Escaping the heat in Fez is not always as easy as it sounds. Simply getting on a train is difficult, as our reporter, Sue Bail, discovered as she headed to Asillah to chill out
|Asillah - cooler than Fez|
Many people had warned me of how much Moroccans love the beach in August and how crowded every coastal town is post Ramadan but I needed to escape the heat wave of Fez and surely they were exaggerating..... Not at all. I couldn't even get a train out of Fez for the coast for 12 hours as all were booked out. Even the 1am first class carriage was doubly booked with people filling the aisles.
|Asillah was buzzing|
Eventually in Asillah and after a nap I hit the cafe for an espresso and couldn't believe my ears and eyes. This quiet 'art' town as I had known it off season was heaving. Every street was a mass of parading families and teenagers, strutting their stuff, staring with curiosity, cars crawling through the crowds, music thumping, every Mercedes and BMW black. Horse and carts, a local form of taxi, were jigging their way through the mayhem.
The beach was a sports ground, dotted with flimsy umbrellas and thatched cafes, while the alleys of the medina were like a fun park with everyone on a treasure hunt for the next mural to pose against.
The ramparts were bursting at sunset as the foreshore came alive with snail soup stands, henna ladies, fishermen with their fresh catch, music trolleys and again, masses of people, reinvigorated post siesta and ready to amble through the night.
My hotel backed onto a wedding venue with newlyweds each and all night. I can report that there's not a lot of sleep happening in Asillah.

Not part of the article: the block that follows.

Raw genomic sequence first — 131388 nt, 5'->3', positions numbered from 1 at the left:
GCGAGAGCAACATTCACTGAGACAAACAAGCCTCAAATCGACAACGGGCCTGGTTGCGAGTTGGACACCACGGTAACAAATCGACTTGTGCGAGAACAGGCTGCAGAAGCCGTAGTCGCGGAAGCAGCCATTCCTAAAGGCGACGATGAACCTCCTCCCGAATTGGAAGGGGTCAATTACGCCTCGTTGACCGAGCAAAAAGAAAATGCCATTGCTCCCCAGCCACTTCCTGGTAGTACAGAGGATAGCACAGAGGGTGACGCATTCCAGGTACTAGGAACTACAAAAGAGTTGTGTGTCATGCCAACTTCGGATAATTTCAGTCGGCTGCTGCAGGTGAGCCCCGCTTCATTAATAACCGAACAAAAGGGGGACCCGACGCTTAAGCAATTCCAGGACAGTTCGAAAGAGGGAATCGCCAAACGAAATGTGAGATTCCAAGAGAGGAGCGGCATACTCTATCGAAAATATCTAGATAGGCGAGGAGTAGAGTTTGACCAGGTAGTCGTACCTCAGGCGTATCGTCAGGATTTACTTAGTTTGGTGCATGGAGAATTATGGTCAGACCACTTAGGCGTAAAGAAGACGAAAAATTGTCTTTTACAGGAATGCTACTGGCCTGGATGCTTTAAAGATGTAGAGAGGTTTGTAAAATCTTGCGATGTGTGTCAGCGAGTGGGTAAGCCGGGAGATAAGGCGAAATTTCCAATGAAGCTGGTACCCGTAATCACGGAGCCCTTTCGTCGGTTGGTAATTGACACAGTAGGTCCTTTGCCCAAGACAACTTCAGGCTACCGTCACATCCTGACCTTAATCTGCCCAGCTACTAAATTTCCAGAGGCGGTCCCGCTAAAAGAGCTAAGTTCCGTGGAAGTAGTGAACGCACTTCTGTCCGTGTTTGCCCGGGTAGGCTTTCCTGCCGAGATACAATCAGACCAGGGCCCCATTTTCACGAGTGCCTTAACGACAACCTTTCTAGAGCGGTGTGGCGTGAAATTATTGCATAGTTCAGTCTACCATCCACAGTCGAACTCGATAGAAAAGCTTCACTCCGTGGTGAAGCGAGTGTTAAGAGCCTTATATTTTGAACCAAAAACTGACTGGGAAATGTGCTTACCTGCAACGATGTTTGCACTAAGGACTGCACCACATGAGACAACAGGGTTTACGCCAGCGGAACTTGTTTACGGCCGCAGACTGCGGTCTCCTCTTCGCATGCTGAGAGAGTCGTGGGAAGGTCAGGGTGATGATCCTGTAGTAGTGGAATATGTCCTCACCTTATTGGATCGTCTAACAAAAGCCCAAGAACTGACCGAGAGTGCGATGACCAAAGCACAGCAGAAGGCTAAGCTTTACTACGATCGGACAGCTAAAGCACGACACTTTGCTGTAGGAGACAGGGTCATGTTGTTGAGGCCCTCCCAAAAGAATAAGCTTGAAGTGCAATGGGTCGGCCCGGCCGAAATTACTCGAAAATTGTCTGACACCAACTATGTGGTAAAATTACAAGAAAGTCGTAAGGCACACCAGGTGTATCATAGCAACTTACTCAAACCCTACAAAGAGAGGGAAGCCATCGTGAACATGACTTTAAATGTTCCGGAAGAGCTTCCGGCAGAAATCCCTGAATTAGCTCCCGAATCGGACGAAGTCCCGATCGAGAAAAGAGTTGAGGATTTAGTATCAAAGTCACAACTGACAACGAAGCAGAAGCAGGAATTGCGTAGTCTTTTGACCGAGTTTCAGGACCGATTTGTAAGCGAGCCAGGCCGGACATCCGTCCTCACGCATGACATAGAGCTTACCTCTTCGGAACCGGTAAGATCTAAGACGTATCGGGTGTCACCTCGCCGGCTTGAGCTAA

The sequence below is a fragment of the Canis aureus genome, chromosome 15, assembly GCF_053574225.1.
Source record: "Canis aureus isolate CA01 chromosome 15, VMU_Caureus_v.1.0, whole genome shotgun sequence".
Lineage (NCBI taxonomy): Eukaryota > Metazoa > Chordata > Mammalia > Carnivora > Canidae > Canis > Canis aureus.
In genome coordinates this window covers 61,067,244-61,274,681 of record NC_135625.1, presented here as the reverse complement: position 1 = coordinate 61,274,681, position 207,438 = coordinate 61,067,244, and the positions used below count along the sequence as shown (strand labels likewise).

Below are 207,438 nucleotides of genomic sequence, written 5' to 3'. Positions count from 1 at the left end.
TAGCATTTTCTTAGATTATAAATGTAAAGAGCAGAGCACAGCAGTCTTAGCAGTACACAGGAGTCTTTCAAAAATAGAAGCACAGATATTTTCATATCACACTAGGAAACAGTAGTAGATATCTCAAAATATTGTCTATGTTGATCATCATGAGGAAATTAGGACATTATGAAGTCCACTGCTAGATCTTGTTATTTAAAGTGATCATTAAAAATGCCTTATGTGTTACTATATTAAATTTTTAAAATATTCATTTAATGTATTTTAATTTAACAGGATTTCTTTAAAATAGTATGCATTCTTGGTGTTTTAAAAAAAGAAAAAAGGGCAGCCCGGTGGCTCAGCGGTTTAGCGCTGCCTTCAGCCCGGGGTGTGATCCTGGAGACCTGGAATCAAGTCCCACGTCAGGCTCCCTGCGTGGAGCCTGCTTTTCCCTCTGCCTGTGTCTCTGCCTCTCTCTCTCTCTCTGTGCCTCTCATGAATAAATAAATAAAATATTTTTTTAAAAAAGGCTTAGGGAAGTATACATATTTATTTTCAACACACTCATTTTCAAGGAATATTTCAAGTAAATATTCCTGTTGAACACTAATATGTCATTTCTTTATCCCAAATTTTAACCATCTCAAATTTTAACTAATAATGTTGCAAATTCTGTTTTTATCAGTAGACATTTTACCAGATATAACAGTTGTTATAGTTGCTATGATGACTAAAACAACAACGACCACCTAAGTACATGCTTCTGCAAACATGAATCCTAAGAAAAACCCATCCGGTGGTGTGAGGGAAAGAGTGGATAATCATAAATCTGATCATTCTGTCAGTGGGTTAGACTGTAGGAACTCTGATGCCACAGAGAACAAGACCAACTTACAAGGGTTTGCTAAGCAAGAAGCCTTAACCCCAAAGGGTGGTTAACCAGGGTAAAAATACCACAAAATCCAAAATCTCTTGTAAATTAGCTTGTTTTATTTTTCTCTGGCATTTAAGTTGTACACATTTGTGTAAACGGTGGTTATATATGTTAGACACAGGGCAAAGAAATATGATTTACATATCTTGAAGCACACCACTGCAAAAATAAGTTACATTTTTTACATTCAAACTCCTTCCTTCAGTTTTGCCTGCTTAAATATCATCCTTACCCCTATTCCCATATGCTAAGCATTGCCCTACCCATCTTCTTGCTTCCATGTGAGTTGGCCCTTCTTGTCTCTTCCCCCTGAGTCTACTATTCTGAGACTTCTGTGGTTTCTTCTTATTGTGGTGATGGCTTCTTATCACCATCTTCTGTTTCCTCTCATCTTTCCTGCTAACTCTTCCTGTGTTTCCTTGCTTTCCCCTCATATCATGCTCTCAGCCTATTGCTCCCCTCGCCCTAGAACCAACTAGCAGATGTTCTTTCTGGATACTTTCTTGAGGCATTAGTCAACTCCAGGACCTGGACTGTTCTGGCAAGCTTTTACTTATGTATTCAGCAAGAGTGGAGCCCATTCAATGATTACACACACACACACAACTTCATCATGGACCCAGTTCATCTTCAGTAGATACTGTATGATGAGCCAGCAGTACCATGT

The saga of getting to Paradise Beach.... Great test in patience & how much do you really want that swim????
I haggle with green petit taxi that the hotel recommended only to be told that I have to get a grand taxi. So I go to the grand taxi stand only to be told I need to catch a petit taxi to another grand taxi stand.
Eventually I reach a packed market place where a "friend" says I must book the whole taxi because no one else is going to this famous beach, then he says he has a friend with a very good cafe there, yeah yeah, sure, soooooo dodgy!
|Asillah - art is everywhere|
Cutting back through the market shaking my head, I remind myself that I should know better. It must be the heat, the delirium of the my cold medication. I head back to the hotel for a cold shower and re-energise ready for another attempt.
Back to the market and so starts the spiel, but, in the end, I find myself jumping into a blanketed cart behind a fragrant horse and going for the genuine local back-in-time jig through the back streets, rubbish dumps, shepherds with goats and cows, melon fields, etc baking in the afternoon sun and being overtaken by locals, ten to a car, hurtling down the dusty track to paradise. I'm definitely the odd one out here but enjoying the pace once I relax into it.
|On the road to Paradise - better than a taxi|
Diving into the fresh waves was delicious, and, like a water baby, I didn't want to come back to earth.
After several water-soaked hours I walked back up the beach to find my horse & cart waiting for the jig home and I smiled all the way.
Paradise never comes easily... but it is certainly worth it.
Text and photographs: Sue Bail